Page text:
Employee head count

Google's hiring boom this year — its total employee head count is up 18 percent since January — has coincided with the company's return to "an opportunistic expansion mode" in real estate several months ago, said Davies, an expert on the North Bayshore area, the section of Mountain View where Google's buildings are concentrated.

Google reported in a Securities and Exchange Commission filing in February that it leased 1.6 million square feet of space in Mountain View, and owned 2.6 million square feet.

Other businesses feel pressured by Google's expansion, like Colin McDowell's McDSP, a tiny atoll bobbing in the Googley ocean.

McDSP's 1,682-square-foot office is now the only non-Google space in 1300 Crittenden Lane, a 115,000-square-foot building that Google bought in 2006 as part of a $319 million deal that also included the core Googleplex. McDowell, the CEO of the six-person audio-technology company, has a lease through 2014, but Google wants him out now. McDowell hasn't wanted to move, saying the rent is good and the offices are close to Shoreline Amphitheatre, where professional musicians frequently need McDSP's services on short notice.

As he enters his office each day and peers through a glass window into a Google break room replete with a Google-logo espresso maker, racks of candy, snacks and an often boisterous foosball table, McDowell says he can't help but feel a hint of jealousy.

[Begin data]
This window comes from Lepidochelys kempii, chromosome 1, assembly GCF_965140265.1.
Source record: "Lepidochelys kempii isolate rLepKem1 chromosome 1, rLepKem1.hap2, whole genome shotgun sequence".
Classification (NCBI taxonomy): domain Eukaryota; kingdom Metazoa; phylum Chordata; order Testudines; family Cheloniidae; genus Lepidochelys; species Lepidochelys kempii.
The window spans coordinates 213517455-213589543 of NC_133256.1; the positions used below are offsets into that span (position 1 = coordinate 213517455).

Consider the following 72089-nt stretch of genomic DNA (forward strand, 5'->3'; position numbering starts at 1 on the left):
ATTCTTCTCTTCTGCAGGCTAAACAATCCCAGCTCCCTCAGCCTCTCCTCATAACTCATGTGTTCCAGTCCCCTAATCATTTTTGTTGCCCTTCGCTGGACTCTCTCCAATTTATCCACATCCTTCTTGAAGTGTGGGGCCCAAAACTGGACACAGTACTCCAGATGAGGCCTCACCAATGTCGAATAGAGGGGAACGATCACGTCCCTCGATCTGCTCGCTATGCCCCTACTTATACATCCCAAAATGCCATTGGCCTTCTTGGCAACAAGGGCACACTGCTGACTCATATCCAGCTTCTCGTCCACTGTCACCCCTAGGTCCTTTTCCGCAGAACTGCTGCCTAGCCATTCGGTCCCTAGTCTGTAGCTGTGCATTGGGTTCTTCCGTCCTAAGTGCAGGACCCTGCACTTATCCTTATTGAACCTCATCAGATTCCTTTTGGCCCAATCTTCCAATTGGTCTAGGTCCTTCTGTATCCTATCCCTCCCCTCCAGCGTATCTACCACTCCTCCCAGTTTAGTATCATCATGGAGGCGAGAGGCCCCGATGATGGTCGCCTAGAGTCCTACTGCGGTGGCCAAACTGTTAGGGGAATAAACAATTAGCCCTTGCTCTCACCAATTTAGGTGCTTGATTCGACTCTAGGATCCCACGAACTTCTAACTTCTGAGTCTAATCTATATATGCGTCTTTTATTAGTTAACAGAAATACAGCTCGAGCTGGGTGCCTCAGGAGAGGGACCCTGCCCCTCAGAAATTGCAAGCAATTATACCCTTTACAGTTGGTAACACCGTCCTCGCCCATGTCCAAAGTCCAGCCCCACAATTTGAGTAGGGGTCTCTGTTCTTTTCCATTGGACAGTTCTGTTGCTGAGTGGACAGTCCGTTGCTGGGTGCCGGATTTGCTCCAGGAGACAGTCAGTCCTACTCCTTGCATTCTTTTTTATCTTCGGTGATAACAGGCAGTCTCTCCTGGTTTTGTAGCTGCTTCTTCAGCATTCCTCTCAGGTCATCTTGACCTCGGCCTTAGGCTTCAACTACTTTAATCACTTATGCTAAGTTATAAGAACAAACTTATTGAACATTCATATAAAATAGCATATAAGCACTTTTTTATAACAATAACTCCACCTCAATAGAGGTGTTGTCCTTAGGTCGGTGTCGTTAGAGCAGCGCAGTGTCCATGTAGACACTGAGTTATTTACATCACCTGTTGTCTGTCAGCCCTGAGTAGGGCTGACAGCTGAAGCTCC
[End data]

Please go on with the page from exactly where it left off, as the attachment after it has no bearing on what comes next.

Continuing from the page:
"Could you just not flaunt it so bad?" he said of his landlord. "Not right in our face?"

McDowell said he now expects Google to subsidize McDSP's move and rent in a new home, although a deal has not been finalized.

Buildings reoccupied

About six months ago, Google took somebuildings it was selling off the market and has reoccupied them, commercial real-estate brokers say. Most recently, Google snapped up a 42,000-square-foot building it leased in August in an 84-month deal. Google's hunger for space is likely to force other companies to leave the area around its headquarters, real-estate insiders say.

Phil Mahoney, executive vice president of Cornish & Carey, recently relocated the semiconductor company MIPS Technologies to Sunnyvale, "as much as anything, getting out of Google's way."

"The handwriting is on the wall. You don't want to compete with them for space," Mahoney said. "In real-estate circles, it's called 'the Google effect.' "

Ties to NASA

Google plans to take its relationship with NASA to a new level starting in 2013, when it begins building the combined office and residential complex not far from the wind tunnel and supercomputer facilities at Ames. The new campus will rise on 42 acres of vacant land that look out toward San Francisco Bay. A Google-backed developer, Planetary Ventures, will pay $3.66 million a year to lease through 2048.

One reason Google needs to take such extraordinary steps as relocating six-person companies and expanding on federal land is because it is landlocked — hemmed in by adjacent Intuit, Highway 101, Shoreline Park and NASA Ames.

"You don't have a normal market," Davies said. "You have one of Silicon Valley's biggest users of real estate in a development-constrained location. The equation is strongly in favor of Google. They are the 800-pound gorilla in that sandbox."